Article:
I’ll never be famous. That’s probably a good thing. There are several female celebrities who I admire, but more that I don’t. The ones I like are Get-It Gals. They earn fame because of boundless talent (unlike their glossy and hollowed counterparts). They work really hard and refuse to succumb to Hollywood beauty standards. They’re bold and pithy. When they write books, I read them*. Here are five lessons that Amy Poehler taught me about confidence in her recent memoir Yes Please.
1. Don’t swim upstream if you don’t want to. Even if all of the other salmon are doing it.
“Good for her! Not for me,” is a mantra that appears several times in Amy’s book. I’ve been muttering it to myself, and holy pomegranates…it works. These six words can save you. We ladyfolk tend to pile pressure on ourselves to be and look our best. Sometimes we feel guilty if we don’t do things the way we think we should (because all of the other women are doing them that way). There are a million examples of this. Dieting. Exercising. Getting engaged. Getting married. Getting divorced. Finding love again. Being a stay-at-home mom. Being a working mom. Being a single mom. Being a mom at all. Organizing. Dressing. Decorating. Entertaining. Nurturing. Aging. Plastic surgery. Comparing generally leads to despairing. So don’t do it.
2. Refer to yourself in the third person when slaying your demon.
We all have invisible jerkwad demons that follow us around and tell us that we’re not worthy enough, smart enough or pretty enough to seize our dreams. Amy had the bright idea to stick up for yourself in front of your demon as though you were a close friend.
“Hey, cool it. [Insert your name] is my friend. Don’t talk about her like that.”
This advice is gold. It will make you smile and feel superhuman.
3. Define yourself by a few specific character traits.
Or as Amy puts it, “Decide what your currency is early. Let go of what you will never have. People who do this are happier and sexier.”
Amy’s currency is her personality, which she uses to be a writer, sketch comic and improvisational artist. Choose a few characteristics you’d like to be known for that have nothing to do with your appearance or socioeconomic status. Being a painter, gardener, book nerd, movie buff, yogi, educator, nurturer, philanthropist, animal lover, scientist, activist or amateur pastry chef speaks volumes about your spirit and your legacy.
4. It’s ok, and actually constructive, to be ambivalent about your career.
According to Yes Please, ambivalence is an essential ingredient for success in your professional life.
“Try to care less,” Amy says. “Practice ambivalence. Learn to let go of wanting it. Treat your career like a bad boyfriend.”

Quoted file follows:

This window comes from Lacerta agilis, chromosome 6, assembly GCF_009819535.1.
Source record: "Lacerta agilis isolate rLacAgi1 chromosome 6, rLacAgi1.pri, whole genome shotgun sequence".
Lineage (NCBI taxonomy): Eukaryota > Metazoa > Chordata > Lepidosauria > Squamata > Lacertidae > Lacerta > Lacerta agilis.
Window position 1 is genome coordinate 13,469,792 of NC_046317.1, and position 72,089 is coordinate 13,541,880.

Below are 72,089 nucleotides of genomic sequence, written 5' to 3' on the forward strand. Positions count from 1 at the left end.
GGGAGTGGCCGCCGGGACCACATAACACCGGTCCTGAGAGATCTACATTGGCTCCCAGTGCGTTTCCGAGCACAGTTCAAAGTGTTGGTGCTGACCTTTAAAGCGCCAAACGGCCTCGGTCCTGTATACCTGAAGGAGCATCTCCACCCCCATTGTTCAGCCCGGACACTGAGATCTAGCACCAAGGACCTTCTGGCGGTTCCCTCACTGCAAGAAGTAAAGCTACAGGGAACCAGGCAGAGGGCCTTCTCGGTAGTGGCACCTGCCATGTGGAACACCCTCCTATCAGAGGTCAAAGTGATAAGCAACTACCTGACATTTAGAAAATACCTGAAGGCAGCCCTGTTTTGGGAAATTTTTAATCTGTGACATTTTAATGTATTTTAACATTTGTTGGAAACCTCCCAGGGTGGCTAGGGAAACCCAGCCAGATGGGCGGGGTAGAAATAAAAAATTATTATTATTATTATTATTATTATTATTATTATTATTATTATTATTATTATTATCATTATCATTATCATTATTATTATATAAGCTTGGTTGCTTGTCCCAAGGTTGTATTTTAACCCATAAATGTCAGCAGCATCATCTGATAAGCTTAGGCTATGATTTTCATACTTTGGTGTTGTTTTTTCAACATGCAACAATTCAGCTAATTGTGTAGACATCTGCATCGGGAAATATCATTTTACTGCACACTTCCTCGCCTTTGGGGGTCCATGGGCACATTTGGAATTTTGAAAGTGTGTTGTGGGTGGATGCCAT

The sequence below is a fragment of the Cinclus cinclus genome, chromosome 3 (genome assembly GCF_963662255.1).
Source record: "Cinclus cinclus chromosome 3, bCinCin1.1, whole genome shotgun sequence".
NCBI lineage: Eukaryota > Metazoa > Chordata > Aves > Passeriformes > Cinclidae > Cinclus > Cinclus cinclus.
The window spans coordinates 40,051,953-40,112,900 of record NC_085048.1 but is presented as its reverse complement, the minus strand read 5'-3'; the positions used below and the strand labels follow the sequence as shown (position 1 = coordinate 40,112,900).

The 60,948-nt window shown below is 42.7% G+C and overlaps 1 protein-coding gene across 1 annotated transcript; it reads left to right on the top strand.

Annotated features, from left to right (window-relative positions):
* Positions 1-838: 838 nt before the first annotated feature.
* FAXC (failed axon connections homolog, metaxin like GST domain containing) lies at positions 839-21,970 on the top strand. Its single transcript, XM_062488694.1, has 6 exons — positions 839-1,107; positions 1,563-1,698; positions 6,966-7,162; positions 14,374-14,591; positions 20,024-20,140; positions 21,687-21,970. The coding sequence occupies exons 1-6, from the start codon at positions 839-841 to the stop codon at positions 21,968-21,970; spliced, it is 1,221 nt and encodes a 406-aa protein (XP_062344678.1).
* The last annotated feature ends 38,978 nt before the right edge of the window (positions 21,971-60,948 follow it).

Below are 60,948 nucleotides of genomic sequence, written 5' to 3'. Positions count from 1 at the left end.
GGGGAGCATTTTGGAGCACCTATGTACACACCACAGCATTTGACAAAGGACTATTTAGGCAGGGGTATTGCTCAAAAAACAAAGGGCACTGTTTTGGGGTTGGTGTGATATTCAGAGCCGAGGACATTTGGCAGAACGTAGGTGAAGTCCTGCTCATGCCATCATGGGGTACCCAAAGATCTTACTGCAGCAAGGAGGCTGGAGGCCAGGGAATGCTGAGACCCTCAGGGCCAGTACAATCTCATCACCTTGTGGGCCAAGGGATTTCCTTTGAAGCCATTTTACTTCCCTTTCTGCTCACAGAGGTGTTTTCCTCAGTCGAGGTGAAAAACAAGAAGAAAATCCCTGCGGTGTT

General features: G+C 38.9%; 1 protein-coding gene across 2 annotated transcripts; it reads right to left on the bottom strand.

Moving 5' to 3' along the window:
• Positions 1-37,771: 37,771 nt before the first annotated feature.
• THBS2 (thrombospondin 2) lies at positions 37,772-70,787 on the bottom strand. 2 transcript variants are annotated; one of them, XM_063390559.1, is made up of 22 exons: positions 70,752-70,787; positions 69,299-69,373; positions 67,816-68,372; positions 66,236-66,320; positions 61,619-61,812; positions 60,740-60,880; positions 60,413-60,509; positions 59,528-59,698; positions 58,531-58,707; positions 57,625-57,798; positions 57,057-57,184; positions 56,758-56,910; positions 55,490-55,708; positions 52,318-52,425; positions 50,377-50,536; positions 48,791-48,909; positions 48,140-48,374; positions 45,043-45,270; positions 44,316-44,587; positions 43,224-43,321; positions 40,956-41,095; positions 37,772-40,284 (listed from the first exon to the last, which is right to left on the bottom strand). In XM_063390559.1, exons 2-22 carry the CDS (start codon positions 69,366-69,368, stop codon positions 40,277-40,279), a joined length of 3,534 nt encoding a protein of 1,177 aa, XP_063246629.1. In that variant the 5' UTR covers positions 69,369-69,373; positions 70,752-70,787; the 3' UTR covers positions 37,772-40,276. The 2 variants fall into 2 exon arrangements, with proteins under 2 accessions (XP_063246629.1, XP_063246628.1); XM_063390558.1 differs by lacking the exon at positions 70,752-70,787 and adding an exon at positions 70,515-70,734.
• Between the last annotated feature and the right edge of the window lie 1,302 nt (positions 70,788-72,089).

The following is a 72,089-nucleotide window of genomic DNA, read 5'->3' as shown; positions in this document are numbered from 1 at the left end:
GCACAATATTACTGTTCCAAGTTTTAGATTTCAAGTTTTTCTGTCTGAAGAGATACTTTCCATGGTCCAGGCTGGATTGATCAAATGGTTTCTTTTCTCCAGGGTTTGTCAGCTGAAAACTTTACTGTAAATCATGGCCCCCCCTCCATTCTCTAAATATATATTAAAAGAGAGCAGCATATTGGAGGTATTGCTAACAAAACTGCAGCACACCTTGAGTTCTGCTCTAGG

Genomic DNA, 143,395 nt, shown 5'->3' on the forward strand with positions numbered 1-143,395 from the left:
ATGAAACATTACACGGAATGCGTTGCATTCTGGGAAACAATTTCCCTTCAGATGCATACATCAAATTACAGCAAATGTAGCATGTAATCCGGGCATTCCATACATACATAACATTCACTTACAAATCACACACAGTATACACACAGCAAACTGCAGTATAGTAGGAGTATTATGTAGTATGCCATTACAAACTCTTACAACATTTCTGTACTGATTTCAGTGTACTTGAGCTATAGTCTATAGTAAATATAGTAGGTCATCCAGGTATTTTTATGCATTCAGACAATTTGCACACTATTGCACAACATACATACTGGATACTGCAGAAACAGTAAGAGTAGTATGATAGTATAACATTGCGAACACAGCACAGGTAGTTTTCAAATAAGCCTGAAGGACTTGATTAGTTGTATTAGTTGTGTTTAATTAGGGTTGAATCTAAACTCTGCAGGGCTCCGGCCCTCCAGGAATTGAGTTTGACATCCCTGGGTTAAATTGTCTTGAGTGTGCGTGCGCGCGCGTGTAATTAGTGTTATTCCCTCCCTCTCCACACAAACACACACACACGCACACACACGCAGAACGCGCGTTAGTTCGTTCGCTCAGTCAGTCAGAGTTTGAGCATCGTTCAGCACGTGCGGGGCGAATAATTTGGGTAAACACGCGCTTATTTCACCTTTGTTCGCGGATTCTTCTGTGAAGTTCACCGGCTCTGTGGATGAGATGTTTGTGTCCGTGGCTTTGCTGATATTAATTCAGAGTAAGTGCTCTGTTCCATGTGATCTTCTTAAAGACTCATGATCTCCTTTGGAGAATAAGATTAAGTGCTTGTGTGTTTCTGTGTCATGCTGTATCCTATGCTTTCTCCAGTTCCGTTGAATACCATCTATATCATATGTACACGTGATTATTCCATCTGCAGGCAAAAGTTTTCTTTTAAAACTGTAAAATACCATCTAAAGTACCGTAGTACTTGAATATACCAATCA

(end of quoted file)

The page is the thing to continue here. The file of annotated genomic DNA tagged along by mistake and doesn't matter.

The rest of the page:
This confused me at first. Aren’t we supposed to kill ourselves at our jobs? Isn’t our main goal to constantly strive for perfection? Not necessarily.
“Creativity,” she writes, “is connected to your passion, that light inside you that drives you. That joy that comes when you do something you love. That small voice that tells you, ‘I like this. Do this again. You are good at it. Keep going.’ That is the juicy stuff that lubricates our lives and helps us feel less alone in the world.”
Instead of hoping for praise, jump into experiences that bring you to life. You know what those are. Focus on the stuff that energizes you and remove the weight of the quest for recognition. The stakes are still high, but your inertia will shift.
“I’m at the point in my life now where delivering a B-minus performance on a televised show with some of my comedy heroes doesn’t ruin my week,” Amy says. “I don’t know if that is the most inspiring or most depressing sentence I have ever typed, but there you have it.”
5. Let yourself be a sap sometimes. It makes you human.
Amy is part of my favorite live TV moment. It happened in 2004 when U2 was the musical guest on Saturday Night Live. I watched the episode live and assumed it would end like every other show. You know, when the cast members assemble on stage hugging and high-fiving each other. But as the house band strummed its usual farewell number, The Edge suddenly started playing the opening chords of “I Will Follow” (from the 1980 album Boy) and Bono ran back on stage to perform. I did what I always do at rock shows when I hear a nostalgic song: I cried. It was the most exciting thing an SNL musical guest has ever done. EVAR. Bono walked back to the actors and hugged Amy, who was crying and swooning as much as me. In that moment, she wasn’t famous — she was just a giddy fan of vintage U2. Her reaction was only recorded for a few seconds, but it’s deeply raw. I still watch it when I need a pick-me-up. And yes, she mentions this incident in her book.
Thank you, Amy for making women laugh and for encouraging us to keep our heads held high.
*You do, too? Might I also recommend Amanda Palmer’s The Art of Asking, Lena Dunham’s Not That Kind of Girl, Mindy Kaling’s Is Everyone Hanging Out Without Me (And Other Concerns) and Tina Fey’s Bossypants?